Vistas - Everything Changes In The End Review

Label: Retrospect Records

Release Date: 29th May 2020

Rating: 6/10


Fans of bands like The Wombats, Two Door Cinema Club and Circa Waves need to check out Vistas if they haven’t already.



Just as the sunny summer days are starting to get underway, indie trio Vistas have released their debut album Everything Changes in the End. Bubbling with Scottish charm, the music has a certain vitality that many artists repeatedly fail to clutch at. Bouncy lyrics, synth-guitar and 80s style forefront keyboard make for a consistently positive and upbeat album from start to finish. Don’t we all need a bit of positivity right now?


I’ve heard many a music snob dismiss this band as ‘teen indie’, but I feel that anyone who thinks they’re too cool for a bit of mood-lifting indie pop is anything but. Vistas never slow down the entire album, refusing to stop for breath and maintaining a chaotic energy throughout. A pulsating beat thumps dependably throughout the album, drawing on our natural inclinations to bounce limbs in time to the rhythm.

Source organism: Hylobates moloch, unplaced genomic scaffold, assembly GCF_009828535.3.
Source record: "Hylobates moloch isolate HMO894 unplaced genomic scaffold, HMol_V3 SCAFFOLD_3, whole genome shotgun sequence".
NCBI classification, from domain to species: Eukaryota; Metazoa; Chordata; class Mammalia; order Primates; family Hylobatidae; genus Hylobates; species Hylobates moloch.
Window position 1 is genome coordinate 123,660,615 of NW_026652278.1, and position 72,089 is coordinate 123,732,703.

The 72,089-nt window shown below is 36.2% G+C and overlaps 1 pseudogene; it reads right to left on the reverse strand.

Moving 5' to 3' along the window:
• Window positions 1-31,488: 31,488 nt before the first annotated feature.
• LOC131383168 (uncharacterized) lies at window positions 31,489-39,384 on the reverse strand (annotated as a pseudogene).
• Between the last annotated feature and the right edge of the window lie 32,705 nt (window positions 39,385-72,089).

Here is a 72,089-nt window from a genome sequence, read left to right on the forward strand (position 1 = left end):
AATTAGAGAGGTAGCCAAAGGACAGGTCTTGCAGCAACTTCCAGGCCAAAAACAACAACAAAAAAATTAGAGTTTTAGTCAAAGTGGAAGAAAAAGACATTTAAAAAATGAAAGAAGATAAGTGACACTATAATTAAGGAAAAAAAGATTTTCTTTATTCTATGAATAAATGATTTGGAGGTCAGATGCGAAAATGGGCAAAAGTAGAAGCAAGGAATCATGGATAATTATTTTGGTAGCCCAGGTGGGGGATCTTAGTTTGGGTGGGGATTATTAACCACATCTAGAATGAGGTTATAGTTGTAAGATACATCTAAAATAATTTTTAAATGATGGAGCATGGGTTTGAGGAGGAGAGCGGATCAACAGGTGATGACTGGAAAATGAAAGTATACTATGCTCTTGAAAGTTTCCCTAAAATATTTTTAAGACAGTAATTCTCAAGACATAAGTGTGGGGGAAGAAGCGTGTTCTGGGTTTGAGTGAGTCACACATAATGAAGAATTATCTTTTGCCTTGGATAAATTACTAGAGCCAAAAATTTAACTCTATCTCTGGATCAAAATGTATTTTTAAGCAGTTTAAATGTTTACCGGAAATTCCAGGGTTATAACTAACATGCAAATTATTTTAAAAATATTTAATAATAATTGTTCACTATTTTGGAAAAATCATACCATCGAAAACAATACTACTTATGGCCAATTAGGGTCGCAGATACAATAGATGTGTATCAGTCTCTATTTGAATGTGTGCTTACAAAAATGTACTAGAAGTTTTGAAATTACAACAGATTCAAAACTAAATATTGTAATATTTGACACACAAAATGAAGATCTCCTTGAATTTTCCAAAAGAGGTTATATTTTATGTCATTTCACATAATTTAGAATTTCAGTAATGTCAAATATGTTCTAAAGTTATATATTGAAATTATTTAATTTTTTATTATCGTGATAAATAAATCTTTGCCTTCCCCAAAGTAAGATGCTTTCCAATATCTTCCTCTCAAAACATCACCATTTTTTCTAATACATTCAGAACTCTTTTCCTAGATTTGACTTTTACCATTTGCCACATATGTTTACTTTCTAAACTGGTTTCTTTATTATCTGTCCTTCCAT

Animated pre-released singles ‘Tigerblood’ and ‘Retrospect’ make a reappearance on the album. This is the immediate catalyst for feelings of nostalgia: both are older songs that speak to pre-university life for me and, I’m sure, many other students. Fans of bands like The Wombats, Two Door Cinema Club and Circa Waves need to check out Vistas if they haven’t already.

'Everything Changes In The End' artwork.

The songs speak of carefree teenage summers, ones that are not spent in the shadow of a looming pandemic. Though Vistas rarely differentiate from their trademark indie style, and this album is no exception, it works well for them. Although each song admittingly runs into the next, merging like the days of lockdown, they’re still the antithesis of boring and listless. Songs like ‘You and Me’, ‘Everything Changes in the End’ and ‘The Love You Give’ are ideal for blasting from a portable speaker at any six-person socially distanced garden party.


This trio has manifesting energy, which is certainly inescapable, if not a little overly familiar. The songs would have, tragically, been perfect for festivals and summer gigs but, hey, there’s always next year. Vistas treat us to continuous good vibes and cheerful beats. It’s the closest we’ll come to the briefest touch of normality this summer but, as the album doesn’t hesitate to remind us: Everything Changes in the End. 



Words by Megan Johnson.


1st June 2020.

  • Twitter
  • Spotify